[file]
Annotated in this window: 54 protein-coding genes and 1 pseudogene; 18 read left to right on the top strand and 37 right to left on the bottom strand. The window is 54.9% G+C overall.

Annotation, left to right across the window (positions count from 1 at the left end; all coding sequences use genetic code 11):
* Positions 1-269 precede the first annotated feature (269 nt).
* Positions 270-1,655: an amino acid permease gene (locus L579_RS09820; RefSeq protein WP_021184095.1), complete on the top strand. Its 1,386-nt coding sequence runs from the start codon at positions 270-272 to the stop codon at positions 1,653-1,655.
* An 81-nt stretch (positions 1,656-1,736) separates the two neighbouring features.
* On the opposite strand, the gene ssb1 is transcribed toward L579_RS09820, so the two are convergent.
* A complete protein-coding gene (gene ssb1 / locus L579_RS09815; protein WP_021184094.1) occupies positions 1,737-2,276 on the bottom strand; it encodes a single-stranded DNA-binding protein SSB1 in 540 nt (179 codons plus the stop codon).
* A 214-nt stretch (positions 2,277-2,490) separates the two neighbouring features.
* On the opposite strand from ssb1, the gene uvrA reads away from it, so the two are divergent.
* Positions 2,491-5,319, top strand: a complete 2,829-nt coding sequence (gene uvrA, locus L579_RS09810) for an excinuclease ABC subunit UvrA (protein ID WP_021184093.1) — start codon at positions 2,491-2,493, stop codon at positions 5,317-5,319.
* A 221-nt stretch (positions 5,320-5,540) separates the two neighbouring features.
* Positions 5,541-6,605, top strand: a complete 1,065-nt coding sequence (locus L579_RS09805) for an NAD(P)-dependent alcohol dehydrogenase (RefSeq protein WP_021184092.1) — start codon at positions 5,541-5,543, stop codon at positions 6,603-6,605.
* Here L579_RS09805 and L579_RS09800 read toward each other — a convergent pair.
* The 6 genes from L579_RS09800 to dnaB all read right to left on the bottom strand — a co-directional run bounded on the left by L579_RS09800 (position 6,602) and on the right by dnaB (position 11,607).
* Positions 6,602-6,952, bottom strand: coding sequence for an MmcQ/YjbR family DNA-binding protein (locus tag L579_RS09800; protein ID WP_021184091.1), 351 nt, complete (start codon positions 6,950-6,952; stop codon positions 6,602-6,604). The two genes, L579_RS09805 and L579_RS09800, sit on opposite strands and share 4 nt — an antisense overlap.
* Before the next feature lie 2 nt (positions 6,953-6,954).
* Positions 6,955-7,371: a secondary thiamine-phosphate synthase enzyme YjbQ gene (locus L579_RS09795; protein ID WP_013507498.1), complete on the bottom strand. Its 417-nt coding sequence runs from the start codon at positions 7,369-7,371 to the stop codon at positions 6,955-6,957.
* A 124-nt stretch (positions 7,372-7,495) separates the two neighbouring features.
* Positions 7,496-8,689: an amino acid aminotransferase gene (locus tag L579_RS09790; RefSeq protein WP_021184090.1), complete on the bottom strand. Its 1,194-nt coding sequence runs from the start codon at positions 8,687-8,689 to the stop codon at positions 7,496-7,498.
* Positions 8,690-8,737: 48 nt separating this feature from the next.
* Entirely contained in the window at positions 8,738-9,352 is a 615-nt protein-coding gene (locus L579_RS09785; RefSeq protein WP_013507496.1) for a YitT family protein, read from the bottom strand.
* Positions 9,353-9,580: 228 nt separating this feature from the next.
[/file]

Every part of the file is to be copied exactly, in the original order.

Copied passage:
Annotated in this window: 54 protein-coding genes and 1 pseudogene; 18 read left to right on the top strand and 37 right to left on the bottom strand. The window is 54.9% G+C overall.

Annotation, left to right across the window (positions count from 1 at the left end; all coding sequences use genetic code 11):
* Positions 1-269 precede the first annotated feature (269 nt).
* Positions 270-1,655: an amino acid permease gene (locus L579_RS09820; RefSeq protein WP_021184095.1), complete on the top strand. Its 1,386-nt coding sequence runs from the start codon at positions 270-272 to the stop codon at positions 1,653-1,655.
* An 81-nt stretch (positions 1,656-1,736) separates the two neighbouring features.
* On the opposite strand, the gene ssb1 is transcribed toward L579_RS09820, so the two are convergent.
* A complete protein-coding gene (gene ssb1 / locus L579_RS09815; protein WP_021184094.1) occupies positions 1,737-2,276 on the bottom strand; it encodes a single-stranded DNA-binding protein SSB1 in 540 nt (179 codons plus the stop codon).
* A 214-nt stretch (positions 2,277-2,490) separates the two neighbouring features.
* On the opposite strand from ssb1, the gene uvrA reads away from it, so the two are divergent.
* Positions 2,491-5,319, top strand: a complete 2,829-nt coding sequence (gene uvrA, locus L579_RS09810) for an excinuclease ABC subunit UvrA (protein ID WP_021184093.1) — start codon at positions 2,491-2,493, stop codon at positions 5,317-5,319.
* A 221-nt stretch (positions 5,320-5,540) separates the two neighbouring features.
* Positions 5,541-6,605, top strand: a complete 1,065-nt coding sequence (locus L579_RS09805) for an NAD(P)-dependent alcohol dehydrogenase (RefSeq protein WP_021184092.1) — start codon at positions 5,541-5,543, stop codon at positions 6,603-6,605.
* Here L579_RS09805 and L579_RS09800 read toward each other — a convergent pair.
* The 6 genes from L579_RS09800 to dnaB all read right to left on the bottom strand — a co-directional run bounded on the left by L579_RS09800 (position 6,602) and on the right by dnaB (position 11,607).
* Positions 6,602-6,952, bottom strand: coding sequence for an MmcQ/YjbR family DNA-binding protein (locus tag L579_RS09800; protein ID WP_021184091.1), 351 nt, complete (start codon positions 6,950-6,952; stop codon positions 6,602-6,604). The two genes, L579_RS09805 and L579_RS09800, sit on opposite strands and share 4 nt — an antisense overlap.
* Before the next feature lie 2 nt (positions 6,953-6,954).
* Positions 6,955-7,371: a secondary thiamine-phosphate synthase enzyme YjbQ gene (locus L579_RS09795; protein ID WP_013507498.1), complete on the bottom strand. Its 417-nt coding sequence runs from the start codon at positions 7,369-7,371 to the stop codon at positions 6,955-6,957.
* A 124-nt stretch (positions 7,372-7,495) separates the two neighbouring features.
* Positions 7,496-8,689: an amino acid aminotransferase gene (locus tag L579_RS09790; RefSeq protein WP_021184090.1), complete on the bottom strand. Its 1,194-nt coding sequence runs from the start codon at positions 8,687-8,689 to the stop codon at positions 7,496-7,498.
* Positions 8,690-8,737: 48 nt separating this feature from the next.
* Entirely contained in the window at positions 8,738-9,352 is a 615-nt protein-coding gene (locus L579_RS09785; RefSeq protein WP_013507496.1) for a YitT family protein, read from the bottom strand.
* Positions 9,353-9,580: 228 nt separating this feature from the next.